Help desk software

Is your team using separate tools for help docs, live chat, and customer support tickets? If so, you can consolidate all of these things.

On the other hand, if you’re not dealing with tool overlap, you could still be underutilizing a software. For example, that AI support bot feature you’re paying for? That might be wasted dollars if your customer support team would rather provide real-time help.

Expensing

This example also illustrates the time wasted on manual work.

Your business travel software allows team members to tag each trip with a certain project, client, or other budget categories. If your team doesn’t use this feature, the CFO has to go and manually ask everyone about the purpose of the trip so they can better analyze the company travel budget.

Project management

Your CTO decides to move the company from Asana over to Clickup, so that docs and spreadsheets can be used right alongside Kanban boards. If employees still don’t understand how to tie Clickup docs and spreadsheet cells to tasks, then it could be hard for others to track down their work, meaning your productivity purchase is actually costing everyone time.

Some employees are intimidated by its complexity and revert to using Google Docs instead, meaning you have knowledge and assets stored in different places with no rhyme or reason as to why.

Marketing tech

For some type of marketing SaaS, you need a best-in-class master of one, not a jack of all trades. With email marketing software, for example, you want something that integrates directly with your important systems and includes the tagging features you need.

But there are plenty of other features that can be combined into an all-in-one platform to increase cost savings. For example, you can use a content operations platform that includes social media scheduling and influencer outreach, rather than to use separate tools for each of these functions.

Strategies and resources for improving software utilization and cost savings

So, what can you do to help your company utilize software for both cost savings and efficiency? Here are the top strategies to employ:

Kickoff new software on the right foot

When the objectives for using a new software are clearly communicated by the organization, users are 3.5 times more likely to report that the tool is a successful initiative.

Make sure that new intended users of a software understand…

  • The goals and objectives for the software purchase
  • All expected use cases
  • What other software or processes it replaces or nullifies
  • Who in the company is expected to use it
  • Where to turn for help maximizing the software

For every new tool you implement, we recommend that you follow a clear software rollout plan that includes goal clarification, proactive communication, and documented timelines.

Internal department and team software reviews

Encourage budget holders at least once a year (if not twice a year) to review all software expenses. Of course, they should be reviewing expenses anyway, but it’s easy to just skim through a list of expenses and assume you need it all, so ask that they do a separate review for software and really analyze how well these tools are being utilized.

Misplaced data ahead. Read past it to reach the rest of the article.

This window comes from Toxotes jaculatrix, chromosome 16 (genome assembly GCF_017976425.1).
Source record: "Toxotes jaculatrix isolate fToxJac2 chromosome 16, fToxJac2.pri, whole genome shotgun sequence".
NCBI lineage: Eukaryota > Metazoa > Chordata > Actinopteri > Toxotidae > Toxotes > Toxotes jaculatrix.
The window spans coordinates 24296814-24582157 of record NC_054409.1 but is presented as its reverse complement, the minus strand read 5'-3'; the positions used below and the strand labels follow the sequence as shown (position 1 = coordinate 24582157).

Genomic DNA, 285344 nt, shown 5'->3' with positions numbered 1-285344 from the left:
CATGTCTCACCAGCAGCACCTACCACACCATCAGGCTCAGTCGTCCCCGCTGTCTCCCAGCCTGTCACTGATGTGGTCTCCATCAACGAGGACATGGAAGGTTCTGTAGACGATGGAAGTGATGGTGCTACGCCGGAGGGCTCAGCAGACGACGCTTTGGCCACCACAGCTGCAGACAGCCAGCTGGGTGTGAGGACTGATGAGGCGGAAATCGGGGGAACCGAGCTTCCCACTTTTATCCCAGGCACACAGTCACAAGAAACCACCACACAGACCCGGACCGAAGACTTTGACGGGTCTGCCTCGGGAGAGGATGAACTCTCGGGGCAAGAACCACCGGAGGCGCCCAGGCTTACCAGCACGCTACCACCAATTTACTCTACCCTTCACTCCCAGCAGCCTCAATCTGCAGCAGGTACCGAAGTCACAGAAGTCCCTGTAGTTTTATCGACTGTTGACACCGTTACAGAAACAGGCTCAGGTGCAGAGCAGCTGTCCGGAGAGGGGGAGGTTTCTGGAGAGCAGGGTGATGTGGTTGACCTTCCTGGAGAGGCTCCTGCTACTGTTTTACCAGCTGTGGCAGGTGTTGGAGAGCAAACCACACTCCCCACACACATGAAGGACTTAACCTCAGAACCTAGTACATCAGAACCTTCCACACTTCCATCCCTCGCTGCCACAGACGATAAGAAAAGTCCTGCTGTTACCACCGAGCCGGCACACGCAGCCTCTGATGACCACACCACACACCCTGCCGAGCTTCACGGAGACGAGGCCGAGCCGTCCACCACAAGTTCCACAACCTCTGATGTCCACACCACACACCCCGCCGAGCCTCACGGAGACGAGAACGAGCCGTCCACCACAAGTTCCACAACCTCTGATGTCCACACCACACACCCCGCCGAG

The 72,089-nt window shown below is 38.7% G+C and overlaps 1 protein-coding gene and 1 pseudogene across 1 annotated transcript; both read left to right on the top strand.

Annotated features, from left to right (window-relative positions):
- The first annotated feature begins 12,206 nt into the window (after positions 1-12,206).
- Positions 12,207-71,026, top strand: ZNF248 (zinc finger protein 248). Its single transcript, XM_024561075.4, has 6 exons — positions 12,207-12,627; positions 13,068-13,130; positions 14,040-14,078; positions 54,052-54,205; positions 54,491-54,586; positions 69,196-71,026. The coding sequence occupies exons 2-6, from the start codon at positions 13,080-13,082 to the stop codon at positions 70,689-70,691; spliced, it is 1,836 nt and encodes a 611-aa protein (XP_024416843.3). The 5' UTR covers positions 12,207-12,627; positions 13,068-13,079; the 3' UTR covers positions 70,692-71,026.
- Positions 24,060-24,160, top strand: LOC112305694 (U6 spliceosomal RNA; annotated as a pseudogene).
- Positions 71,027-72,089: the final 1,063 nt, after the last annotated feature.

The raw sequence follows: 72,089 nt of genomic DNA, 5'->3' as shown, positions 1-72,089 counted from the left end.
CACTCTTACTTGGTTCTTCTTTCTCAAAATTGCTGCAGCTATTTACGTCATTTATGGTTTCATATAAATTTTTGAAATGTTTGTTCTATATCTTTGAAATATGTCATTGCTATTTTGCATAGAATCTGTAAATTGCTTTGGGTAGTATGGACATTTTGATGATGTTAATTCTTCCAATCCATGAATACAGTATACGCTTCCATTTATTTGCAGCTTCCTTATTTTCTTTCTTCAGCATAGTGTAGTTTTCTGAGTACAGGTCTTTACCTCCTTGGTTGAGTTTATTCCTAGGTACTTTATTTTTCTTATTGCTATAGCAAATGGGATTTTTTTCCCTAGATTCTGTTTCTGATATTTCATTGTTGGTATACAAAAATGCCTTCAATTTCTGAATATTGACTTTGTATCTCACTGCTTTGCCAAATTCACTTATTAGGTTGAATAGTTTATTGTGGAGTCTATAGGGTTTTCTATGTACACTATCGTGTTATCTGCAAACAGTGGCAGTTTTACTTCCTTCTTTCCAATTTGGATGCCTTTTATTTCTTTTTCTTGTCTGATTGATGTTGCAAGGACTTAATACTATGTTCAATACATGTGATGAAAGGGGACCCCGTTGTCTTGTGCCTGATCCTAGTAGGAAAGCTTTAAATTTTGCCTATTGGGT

Budget holders need to dig deeper and survey their team about different tools because while there might be initial adoption, continued utilization is a different story altogether.

Interdepartmental tool consolidation

A CTO or CFO might be able to get different departments working together to consolidate tool usage and strategize optimization. For example, you might be able to save money by getting different teams on the same project management software, rather than allowing each team to choose their own. Just be sure that the only frustration will come from having to migrate, and that you won’t force teams to give up important features.

Go Links dashboard for tracking underutilized tools

With the Go Links dashboard, you can easily keep track of what web applications are getting utilized. Go links are short, intuitive links for internal use (for example, go/help could redirect to a help desk software).

Inside the dashboard, you’ve got useful analytics into which go links are used regularly and which ones aren’t. This way, after you setup go links for all of your paid tools, you can find out within a month which ones might not be worth paying for anymore, or which ones are important and need more communication and encouragement to maximize usage.

Ongoing team training for top platforms

The smartest way to prevent employees from signing up and paying for other tools is to make sure they know everything their current tech stack can achieve.

Team leaders should help their team members identify the top 2 to 4 tools that truly impact their goals and performance and encourage them to attend a webinar or reach out to the company’s Customer Success Manager quarterly. They are typically eager to train your team (we are at Go Links!).

To improve software utilization, the most important thing is to never give up. Help everyone identify what tools matter so they know where to focus their professional development efforts and training. And if a tool isn’t pulling its weight, just cut it.

Not all tools make the cut. Even if you are doing all the right things, your team may still not adopt the new tool and that’s ok. Forcing team members is not conducive to positive work culture and is a sign that there’s likely something better out there on the market.

Track software usage and help everyone find what they’re looking for faster with GoLinks.